An overview of Dr. Anne Curzan’s “A Linguistic Case for Gender Neutral ‘They'”

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Story by Elizabeth Schoof, Staff Writer
Photo courtesy of Adrianna Triche

“A Linguistic Case for Gender Neutral ‘They’” was presented here at Aquinas on March 16. Brought to Aquinas by the Jane Hibbard Idema Women’s Studies Center, Dr. Anne Curzan of the University of Michigan held an open discussion on the importance of a gender neutral “they.” Dr. Curzan, a recipient of the Henry Russel Award for extraordinary accomplishment in research and creativity, brought a sense of humor as well as an in depth understanding of language to the discussion.

Dr. Curzan discussed many points of significance but focused primarily on the understanding that while the use of “they” is debatable from an academic standpoint, there is no question as to whether or not  “they” can function as a singular pronoun. It is a word that is used on a daily basis, and it is important to many members of society.

The discussion was one that tied closely to the ideas presented in Women’s and Gender Studies. According to the director of the Jane Hibbard Idema Women’s Studies Center, Dr. Amy Dunham Strand, the center felt that “bringing Curzan to Aquinas was, in part, a way of following up on events from last spring, when AQ Pride held a pronoun awareness event that generated significant campus conversation, including questions about the linguistic viability of the use of gender-neutral, singular “they.” The Women’s Studies Programming Board felt that a scholarly approach to this topic was in order, as debates about language and gender have been longtime concerns for women, just as for those who identify as LGBTQ.”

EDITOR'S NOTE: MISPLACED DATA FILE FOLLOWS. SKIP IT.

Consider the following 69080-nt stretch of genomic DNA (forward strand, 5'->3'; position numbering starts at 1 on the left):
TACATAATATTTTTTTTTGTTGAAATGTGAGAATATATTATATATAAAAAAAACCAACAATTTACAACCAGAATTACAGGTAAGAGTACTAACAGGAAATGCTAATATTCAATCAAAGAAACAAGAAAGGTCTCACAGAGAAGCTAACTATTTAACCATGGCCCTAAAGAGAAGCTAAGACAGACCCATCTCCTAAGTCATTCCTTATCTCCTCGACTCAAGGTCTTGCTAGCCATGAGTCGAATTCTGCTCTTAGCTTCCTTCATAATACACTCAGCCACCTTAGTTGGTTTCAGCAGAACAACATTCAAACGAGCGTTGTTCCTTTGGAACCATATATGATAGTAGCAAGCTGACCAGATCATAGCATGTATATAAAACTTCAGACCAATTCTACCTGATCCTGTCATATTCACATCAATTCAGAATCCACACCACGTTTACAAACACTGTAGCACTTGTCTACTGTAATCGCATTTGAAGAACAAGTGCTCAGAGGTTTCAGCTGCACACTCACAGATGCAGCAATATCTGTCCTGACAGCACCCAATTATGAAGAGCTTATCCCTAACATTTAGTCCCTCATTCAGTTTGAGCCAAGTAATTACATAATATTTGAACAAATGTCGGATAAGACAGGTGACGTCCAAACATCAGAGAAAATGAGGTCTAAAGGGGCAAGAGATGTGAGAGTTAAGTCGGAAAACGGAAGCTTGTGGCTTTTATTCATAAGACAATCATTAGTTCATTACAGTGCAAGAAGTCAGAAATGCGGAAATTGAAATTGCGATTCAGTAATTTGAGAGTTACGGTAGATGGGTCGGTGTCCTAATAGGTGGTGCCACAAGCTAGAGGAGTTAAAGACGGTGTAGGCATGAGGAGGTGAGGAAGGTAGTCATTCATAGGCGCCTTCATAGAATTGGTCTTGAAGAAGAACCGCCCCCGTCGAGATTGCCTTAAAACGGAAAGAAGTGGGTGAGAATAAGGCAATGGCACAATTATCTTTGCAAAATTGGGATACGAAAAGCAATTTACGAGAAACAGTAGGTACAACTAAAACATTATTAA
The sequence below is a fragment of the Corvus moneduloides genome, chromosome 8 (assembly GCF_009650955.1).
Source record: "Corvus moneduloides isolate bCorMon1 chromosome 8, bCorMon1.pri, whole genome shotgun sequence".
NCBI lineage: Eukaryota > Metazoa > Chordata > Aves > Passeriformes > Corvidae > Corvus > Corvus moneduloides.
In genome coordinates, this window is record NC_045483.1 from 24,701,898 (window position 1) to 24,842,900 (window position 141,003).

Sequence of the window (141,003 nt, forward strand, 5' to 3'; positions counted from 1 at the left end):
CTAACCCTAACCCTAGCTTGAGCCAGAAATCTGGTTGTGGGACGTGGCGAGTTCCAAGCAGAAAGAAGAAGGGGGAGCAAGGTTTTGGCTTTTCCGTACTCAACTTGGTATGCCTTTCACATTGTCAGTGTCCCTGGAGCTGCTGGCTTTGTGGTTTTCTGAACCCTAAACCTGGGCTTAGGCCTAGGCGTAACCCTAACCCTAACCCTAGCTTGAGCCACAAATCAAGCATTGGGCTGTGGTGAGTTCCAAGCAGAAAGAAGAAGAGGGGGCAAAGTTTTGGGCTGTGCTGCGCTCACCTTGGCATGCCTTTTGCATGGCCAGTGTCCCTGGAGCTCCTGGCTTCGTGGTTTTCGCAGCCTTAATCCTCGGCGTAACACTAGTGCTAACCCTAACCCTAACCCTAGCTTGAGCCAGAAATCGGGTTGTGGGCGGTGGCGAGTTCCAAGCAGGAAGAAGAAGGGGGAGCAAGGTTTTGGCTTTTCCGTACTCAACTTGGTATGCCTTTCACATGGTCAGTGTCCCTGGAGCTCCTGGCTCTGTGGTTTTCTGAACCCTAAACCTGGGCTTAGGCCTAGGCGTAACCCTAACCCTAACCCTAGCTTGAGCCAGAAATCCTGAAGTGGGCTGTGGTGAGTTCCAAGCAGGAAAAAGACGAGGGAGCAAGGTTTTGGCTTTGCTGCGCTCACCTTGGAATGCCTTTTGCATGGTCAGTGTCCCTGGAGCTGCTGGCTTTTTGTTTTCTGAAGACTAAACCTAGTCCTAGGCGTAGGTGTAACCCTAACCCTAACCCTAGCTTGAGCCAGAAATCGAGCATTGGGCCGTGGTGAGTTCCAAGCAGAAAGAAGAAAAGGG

The center felt that Dr. Curzan held the credentials necessary to be considered a reliable source in the discussion of pronouns. Although there are many opinions to be shared, she provided a perspective that was based upon in-depth academic research. Dr. Dunham Strand felt that this was significant to fulfilling the Women’s Studies Center’s mission– “to serve as a community resource for women’s and gender issues” and “to raise awareness of those issues.”

Of all the things discussed, one of the most significant portions of discussion came from an issue that many people face — being politically correct.  Political correctness is something that many individuals struggle to understand and apply in their everyday lives. While many do not see the significance of using the preferred pronouns of an individual, Dr. Curzan described pronouns as being the equivalent to an individual’s name. She stated, “in the same way that we would call an individual by their preferred name or nickname, it is important that we call people by their preferred pronouns.” The concept of being politically correct is not to make life more complicated or to create controversy. Rather, it is to encourage respect for one another.   

The presentation went on to point out that people need to be willing to acknowledge the different ways in which members of society identify themselves and respect them for who they are. With that in mind, it is important that individuals take the time to be civil with one another, as well as fair and accurate.

“Language itself sets the tone of the debates we have. It is not neutral and it changes the ways in which we interact with one another,” Dr. Curzan said. In other words, communication is key to solving the issues in society. It is important that the discussion take on a mutually respectful tone.

The only way for society to grow and allow individuals to connect is for people to make an effort to accept one another. Although this is a very large task, Dr. Curzan pointed out that if everyone attempts to use language as a form of acceptance, a difference can be made. At the end of the day everyone deserves to feel welcomed and accepted in the world that they live in, and it is possible to make sure that happens here at Aquinas.

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